119 In response to the amended pleading of prior complaints by IHC5 and IHC9, the solicitor for the defendant reviewed the archived files held by the defendant including those pertaining to IHC5 and IHC9 and conducted an interview with the relevant principal of St Joseph’s College in Geelong. Ms Kemp’s affidavit confirmed that none of the documents produced by CCI were held in the defendant’s own records.[68] Accordingly, its discovery had not overlooked relevant documents in its custody. The question of whether they are in the possession or power of a party turns on whether the defendant has a right to possession, or has documents in its power or control.

120 ‘Power’ in this context has been formulated by Lord Diplock to mean:

A presently enforceable legal right to obtain from whoever actually holds the document inspection of it without the need to obtain the consent of anyone else.[69]

Conversely a document is not within power if the right to inspection requires the consent of the party holding the document. Nor is a party compelled to take steps to obtain a present enforceable legal right. As such medical records of a patient held by various practitioners are not within the power of the patient.[70] Taxation documents, originally documents of the taxpayer, in the hands of the Australian Taxation Office, may result in a taxpayer having an enforceable legal right and discovery may be ordered if on request permission was likely to be given.[71]

121 I accept that the documents held by an insured and those held by its insurer will not always be identical. There will be many reasons why this might be so. The plaintiff submits that the distinction between defendant and insurer is artificial and therefore the obligation on the defendant is to discover documents held by the insurer. In my view, this submission take too broad a view of a defendant’s discovery obligation. The relationship between an insured and its insurer is a contractual one. The insurer is not a party to the litigation. Its obligations are measured by its power to control the proceeding. What is required to discharge those obligations is not necessarily identical with that of its insured as a party. The submission that the defendant is in breach by not having discovered or disclosed the documents held by its insurer glosses over the question as to what documents might be within the power of the insured to inspect.

122 A practical example of this is demonstrated by CCI’s production in this case in answer to the plaintiff’s subpoena. Production included documents relating to Coffey’s time with the Salesian order. It was not explained how such documents could be in the defendant’s possession, power or control, nor how it might have been aware of their existence. Many of the documents identified as coming to light only through answering the CCI subpoena are not Marist documents at all. Of the eight documents identified[72] above only one related to the Marist brothers, the remainder relate to Coffey’s time in the Salesians and were relied on to criticise the production by the Salesians to a subpoena addressed to it.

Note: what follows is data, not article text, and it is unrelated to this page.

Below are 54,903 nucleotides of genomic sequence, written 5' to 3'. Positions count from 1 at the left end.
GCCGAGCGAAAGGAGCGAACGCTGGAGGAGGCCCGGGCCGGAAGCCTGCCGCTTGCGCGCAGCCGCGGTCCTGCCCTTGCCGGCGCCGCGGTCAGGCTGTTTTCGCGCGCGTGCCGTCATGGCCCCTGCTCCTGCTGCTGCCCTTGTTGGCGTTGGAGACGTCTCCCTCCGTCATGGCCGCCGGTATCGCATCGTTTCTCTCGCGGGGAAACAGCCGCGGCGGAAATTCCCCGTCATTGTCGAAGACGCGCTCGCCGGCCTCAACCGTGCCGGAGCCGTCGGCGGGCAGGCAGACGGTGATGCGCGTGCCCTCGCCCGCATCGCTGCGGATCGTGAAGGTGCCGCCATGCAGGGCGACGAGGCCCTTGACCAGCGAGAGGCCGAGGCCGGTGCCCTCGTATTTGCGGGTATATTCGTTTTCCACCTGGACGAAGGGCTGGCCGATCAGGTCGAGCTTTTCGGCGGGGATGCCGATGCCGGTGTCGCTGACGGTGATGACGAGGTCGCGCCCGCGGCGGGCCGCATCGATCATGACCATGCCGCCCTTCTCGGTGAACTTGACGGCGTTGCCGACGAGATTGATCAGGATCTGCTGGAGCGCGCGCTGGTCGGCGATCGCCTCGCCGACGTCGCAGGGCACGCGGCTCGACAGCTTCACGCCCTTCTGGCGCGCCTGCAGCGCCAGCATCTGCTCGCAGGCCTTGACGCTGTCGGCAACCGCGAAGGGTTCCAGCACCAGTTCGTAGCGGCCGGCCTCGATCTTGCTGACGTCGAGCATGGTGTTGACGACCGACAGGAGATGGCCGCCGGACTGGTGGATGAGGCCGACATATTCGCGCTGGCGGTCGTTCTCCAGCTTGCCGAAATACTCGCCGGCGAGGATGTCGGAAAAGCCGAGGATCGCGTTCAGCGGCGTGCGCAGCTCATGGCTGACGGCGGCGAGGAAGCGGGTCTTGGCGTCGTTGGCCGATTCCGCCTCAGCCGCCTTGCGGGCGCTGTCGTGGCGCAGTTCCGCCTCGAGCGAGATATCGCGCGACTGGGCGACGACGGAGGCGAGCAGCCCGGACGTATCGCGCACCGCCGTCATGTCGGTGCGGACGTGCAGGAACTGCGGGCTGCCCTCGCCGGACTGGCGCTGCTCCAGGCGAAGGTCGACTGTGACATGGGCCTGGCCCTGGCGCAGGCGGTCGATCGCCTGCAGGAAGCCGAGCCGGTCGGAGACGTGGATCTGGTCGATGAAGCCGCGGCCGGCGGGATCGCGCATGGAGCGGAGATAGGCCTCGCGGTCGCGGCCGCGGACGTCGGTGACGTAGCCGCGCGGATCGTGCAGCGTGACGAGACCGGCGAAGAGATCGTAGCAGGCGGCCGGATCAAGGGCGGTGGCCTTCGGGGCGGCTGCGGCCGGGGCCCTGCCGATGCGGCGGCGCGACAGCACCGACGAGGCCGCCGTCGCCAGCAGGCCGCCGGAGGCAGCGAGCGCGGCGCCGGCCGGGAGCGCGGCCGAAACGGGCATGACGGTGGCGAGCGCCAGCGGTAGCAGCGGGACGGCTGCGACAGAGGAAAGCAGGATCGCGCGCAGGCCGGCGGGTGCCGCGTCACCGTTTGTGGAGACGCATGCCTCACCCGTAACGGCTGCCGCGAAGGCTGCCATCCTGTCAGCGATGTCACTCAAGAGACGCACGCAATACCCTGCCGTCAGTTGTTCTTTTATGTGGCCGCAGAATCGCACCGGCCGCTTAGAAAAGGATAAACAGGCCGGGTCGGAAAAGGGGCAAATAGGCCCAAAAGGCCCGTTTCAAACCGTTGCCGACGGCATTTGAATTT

123 The Court has power, buttressed by s 55 of the Act, to require a party to take steps to obtain particular documents not presently in its possession, power or control. In Hanks v Johnston (No 2),[73] John Dixon J ordered a plaintiff to use software to access backups of deleted text messages from the Apple iCloud in a defamation action. The defendant who was seeking the discovery was to provide the necessary software.[74]

124 While it might be appropriate in certain circumstances to order a party to take particular steps to obtain from its insurer documents that are not and never have been in its custody, the simpler and usual course is for either party to subpoena such documents. This is what occurred. The plaintiffs have not demonstrated that the need to issue the subpoena to CCI was caused by some deficiency in the defendant’s discovery. Despite the matters recorded by Judicial Registrar Baker in the orders regarding the objections hearing, the plaintiffs relied on the CCI and defendant’s objection to the subpoena as demonstrative of a failure of the defendant to comply with its discovery obligation. I do not accept the submission for the reasons outlined above. The objections were withdrawn upon the identification of a legitimate forensic purpose.

125 The importance of discovery to the proper administration of justice in resolving disputes cannot be overstated. The adequacy of discovery is a common area of interlocutory dispute, and properly so within the broader context of other overarching obligations including the obligation to ensure costs are reasonable and proportionate. The judgment called for by the totality of the overarching obligations requires practitioners to give adequate consideration to the timely completion of all desired interlocutory steps before the listed trial date.

126 In this case, as can be seen by the agreed extensions to the pre-trial timetable, the parties were co-operative in identifying the steps they wished to take in preparation for mediation and those they wished to postpone until after mediation. Presumably, this agreed timetable was informed by judgments as to overarching obligations regarding costs, delay, narrowing of the issues in dispute and using endeavours to resolve the dispute. There may well be good reason why the CCI subpoena was only issued five weeks before trial, but in my view the timing of that step was the root cause of the documentary difficulties that plagued the commencement of the trial. If the outcome of mediation is to be a ‘bright line’ in terms of the efficient timing of steps for trial preparation, then it is imperative that the mediation is held with sufficient time for the steps that are to occur after mediation and prior to trial.

127 No breach in respect of discovery obligations has been made out.

[BillMaddensWordpress #2033]